The IT Infrastructure Library, abbreviated as ITIL, is a library of guidelines that were first introduced by the British government's Central Computer and Telecommunications Agency (CCTA) during the 1980s that outlines a complete list of best practices to be adopted for delivering IT services. The guiding principles listed in ITIL have undergone several revisions over time after they were first introduced and currently include five books, each dealing with different aspects of IT services, with one unit of the ITIL System focusing on the 7 guiding principles.
What Are the ITIL Guiding Principles Used For?
These ITIL principles are a set of recommendations that provide guidance to an organization in any circumstances, regardless of shifts in their objectives, policies, or management framework of a project. These 7 guiding principles form the foundation of ITIL, which are a modification of the guiding principles of the ITIL Practitioner course of 2016. The outlined IT guiding principles help an IT organization implement strong actions and excellent decisions at all levels that promote growth and scalability, along with being cost-effective at the same time.
The 7 guiding principles of the IT Infrastructure Library are:
- Focus on Value
- Start Where You Are
- Progress Iteratively With Feedback
- Collaborate and Promote Visibility
- Think and Work Holistically
- Keep It Simple and Practical
- Optimize and Automate
ITIL Principle 1: Focus On Value
In the present day, consumers in general are value-oriented. They search for value in any product and are ready to pay top dollar for when they find one. To add value, a company must know what its consumers value most in a product. This step of ITIL guiding principles starts with building a consumer persona by understanding factors like consumer demographics, level of customer awareness, primary pain points, and the source of customer knowledge. Apart from these factors, it is important for a service provider to determine the customer's experience and expectations with the service provided, and with the organization as a whole, to determine any improvement that can be made which adds value to the service.
To successfully apply this IT principle, you should focus on adding value to any product being developed or modified by constantly seeking feedback from service customers and regularly motivating staff to find opportunities that add value to new products or services.
ITIL Principle 2: Start Where You Are
Do It Yourself (DIY) from scratch might sound satisfactory, but it is not always a good option, as it might be time-consuming and might not be cost-effective. A company must first consider leveraging what is already available before building any new project from scratch. The available options in the company's current state have to be analyzed accurately using metrics while not being over-reliant on the data.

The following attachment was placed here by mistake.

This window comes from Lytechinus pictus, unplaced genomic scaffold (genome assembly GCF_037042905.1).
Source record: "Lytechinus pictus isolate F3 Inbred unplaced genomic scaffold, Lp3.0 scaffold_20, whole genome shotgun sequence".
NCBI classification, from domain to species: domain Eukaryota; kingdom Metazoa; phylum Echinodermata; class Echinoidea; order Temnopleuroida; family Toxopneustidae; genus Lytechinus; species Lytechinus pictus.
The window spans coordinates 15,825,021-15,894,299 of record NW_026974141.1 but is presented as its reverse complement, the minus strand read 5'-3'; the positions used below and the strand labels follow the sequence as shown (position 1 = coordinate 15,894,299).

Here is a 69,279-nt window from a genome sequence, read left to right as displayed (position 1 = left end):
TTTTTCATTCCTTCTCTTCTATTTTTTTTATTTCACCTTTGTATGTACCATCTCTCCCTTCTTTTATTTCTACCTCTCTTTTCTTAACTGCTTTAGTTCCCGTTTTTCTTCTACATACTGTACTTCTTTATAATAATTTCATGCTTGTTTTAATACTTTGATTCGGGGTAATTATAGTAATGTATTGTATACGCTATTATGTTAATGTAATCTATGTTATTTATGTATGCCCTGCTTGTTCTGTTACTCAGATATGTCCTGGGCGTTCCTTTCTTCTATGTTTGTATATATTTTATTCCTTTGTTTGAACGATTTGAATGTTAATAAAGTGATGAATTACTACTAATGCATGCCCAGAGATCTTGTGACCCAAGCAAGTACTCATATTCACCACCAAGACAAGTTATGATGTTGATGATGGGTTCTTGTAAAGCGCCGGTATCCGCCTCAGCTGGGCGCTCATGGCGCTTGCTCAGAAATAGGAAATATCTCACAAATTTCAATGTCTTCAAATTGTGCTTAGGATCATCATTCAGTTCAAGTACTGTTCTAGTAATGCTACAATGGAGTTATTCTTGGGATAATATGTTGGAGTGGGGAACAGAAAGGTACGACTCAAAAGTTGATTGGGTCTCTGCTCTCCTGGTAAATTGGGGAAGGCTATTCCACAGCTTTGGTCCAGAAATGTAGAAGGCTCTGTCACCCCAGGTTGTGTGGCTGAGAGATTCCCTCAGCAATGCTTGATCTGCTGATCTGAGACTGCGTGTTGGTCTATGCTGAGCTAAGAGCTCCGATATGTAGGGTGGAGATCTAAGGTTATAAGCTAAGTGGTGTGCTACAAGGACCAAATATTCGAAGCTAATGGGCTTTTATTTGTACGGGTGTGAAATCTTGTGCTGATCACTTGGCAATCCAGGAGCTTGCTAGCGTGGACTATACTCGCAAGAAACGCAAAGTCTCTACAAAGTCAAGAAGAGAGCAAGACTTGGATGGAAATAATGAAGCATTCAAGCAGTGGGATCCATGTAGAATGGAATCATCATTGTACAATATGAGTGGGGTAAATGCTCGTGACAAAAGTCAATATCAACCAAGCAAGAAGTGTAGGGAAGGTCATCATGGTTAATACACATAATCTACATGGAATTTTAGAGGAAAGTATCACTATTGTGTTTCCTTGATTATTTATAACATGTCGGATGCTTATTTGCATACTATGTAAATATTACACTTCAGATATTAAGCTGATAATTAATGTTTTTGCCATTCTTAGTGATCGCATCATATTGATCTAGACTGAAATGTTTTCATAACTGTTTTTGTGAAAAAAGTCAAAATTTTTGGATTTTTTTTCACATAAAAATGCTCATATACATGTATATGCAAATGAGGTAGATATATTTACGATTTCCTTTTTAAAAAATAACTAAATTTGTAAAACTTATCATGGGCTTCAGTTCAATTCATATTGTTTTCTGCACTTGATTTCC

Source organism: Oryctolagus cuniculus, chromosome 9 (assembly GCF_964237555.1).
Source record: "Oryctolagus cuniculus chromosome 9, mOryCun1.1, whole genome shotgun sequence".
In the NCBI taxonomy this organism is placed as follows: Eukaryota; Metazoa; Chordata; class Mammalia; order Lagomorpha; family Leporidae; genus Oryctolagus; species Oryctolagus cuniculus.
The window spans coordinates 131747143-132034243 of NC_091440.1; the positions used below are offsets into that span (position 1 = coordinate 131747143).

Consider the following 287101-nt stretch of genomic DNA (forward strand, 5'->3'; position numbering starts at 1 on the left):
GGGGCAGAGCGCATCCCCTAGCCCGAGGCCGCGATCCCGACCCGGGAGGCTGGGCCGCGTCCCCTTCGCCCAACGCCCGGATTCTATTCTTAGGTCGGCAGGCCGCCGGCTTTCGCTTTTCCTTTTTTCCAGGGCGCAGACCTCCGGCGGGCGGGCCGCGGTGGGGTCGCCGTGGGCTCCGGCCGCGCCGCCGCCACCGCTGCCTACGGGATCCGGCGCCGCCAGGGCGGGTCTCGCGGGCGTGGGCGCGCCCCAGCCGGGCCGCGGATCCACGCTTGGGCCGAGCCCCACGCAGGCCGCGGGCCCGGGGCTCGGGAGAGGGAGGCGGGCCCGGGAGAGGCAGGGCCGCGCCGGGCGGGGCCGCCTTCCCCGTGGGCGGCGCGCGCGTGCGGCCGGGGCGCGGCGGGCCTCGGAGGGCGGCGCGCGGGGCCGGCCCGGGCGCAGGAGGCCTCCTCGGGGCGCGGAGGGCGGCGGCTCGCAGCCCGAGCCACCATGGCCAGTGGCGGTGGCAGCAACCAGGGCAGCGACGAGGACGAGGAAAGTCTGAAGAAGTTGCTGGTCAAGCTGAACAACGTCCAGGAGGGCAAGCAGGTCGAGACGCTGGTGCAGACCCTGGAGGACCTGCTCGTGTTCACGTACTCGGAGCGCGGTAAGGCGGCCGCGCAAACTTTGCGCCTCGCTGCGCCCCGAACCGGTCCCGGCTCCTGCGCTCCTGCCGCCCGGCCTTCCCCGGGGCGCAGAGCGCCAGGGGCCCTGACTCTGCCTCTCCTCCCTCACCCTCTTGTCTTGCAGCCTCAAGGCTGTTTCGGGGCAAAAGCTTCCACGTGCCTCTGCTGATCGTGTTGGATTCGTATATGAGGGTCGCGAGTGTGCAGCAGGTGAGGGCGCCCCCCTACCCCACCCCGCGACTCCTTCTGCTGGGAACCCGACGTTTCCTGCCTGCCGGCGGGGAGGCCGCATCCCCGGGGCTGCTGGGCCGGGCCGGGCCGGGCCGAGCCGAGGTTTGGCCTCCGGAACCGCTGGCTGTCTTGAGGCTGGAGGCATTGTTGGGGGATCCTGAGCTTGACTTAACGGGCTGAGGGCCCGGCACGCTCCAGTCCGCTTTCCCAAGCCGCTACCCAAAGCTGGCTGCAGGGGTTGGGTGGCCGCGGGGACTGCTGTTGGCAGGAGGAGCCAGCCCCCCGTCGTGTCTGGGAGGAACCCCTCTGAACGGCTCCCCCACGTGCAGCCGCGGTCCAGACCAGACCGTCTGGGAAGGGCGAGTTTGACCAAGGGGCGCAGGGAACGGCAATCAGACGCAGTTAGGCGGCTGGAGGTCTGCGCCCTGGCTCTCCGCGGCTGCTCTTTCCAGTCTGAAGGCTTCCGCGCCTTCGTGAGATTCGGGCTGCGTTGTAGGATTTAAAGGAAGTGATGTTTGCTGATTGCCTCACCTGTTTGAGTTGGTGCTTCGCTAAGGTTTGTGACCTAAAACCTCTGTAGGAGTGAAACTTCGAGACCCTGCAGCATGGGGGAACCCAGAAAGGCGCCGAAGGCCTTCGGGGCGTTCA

To apply this principle of ITIL successfully, identify what options exist based on the correct information. Those options should be modifiable at any stage, based on the goal set by stakeholders of the project. After understanding the available options, apply skills to decide how the information can be replicated and modified from the current state to achieve the desired outcome.
ITIL Principle 3: Progress Iteratively With Feedback
This is one of the most important ITIL guiding principles that is often ignored during a project due to time constraints. Progress should be made gradually and not instantly by considering one suggestion at a time from the stakeholders of the project. Organize the planned work into sections and work up to the desired goal. By organizing, efforts can be kept focused and accurate, which helps in completing the project in a timely manner.
To successfully apply this principle, you should be able to differentiate between productive and detrimental feedback, be accepting of negative feedback, and have the eagerness to improve after considering it. Your progress should be stepwise and iterative without compromising with the desired goal.
ITIL Principle 4: Collaborate and Promote Visibility
Knowledgeable people in their specified roles, working as a team who are designated as stakeholders, can provide creative ideas that will help in achieving more productive outcomes and long-term success. The first important step is to identify the stakeholder in a project. A customer has to be considered as the most important stakeholder in any project as the service is basically designed for them. The other stakeholders might include developers, internal and external suppliers, along with relationship managers associated with the project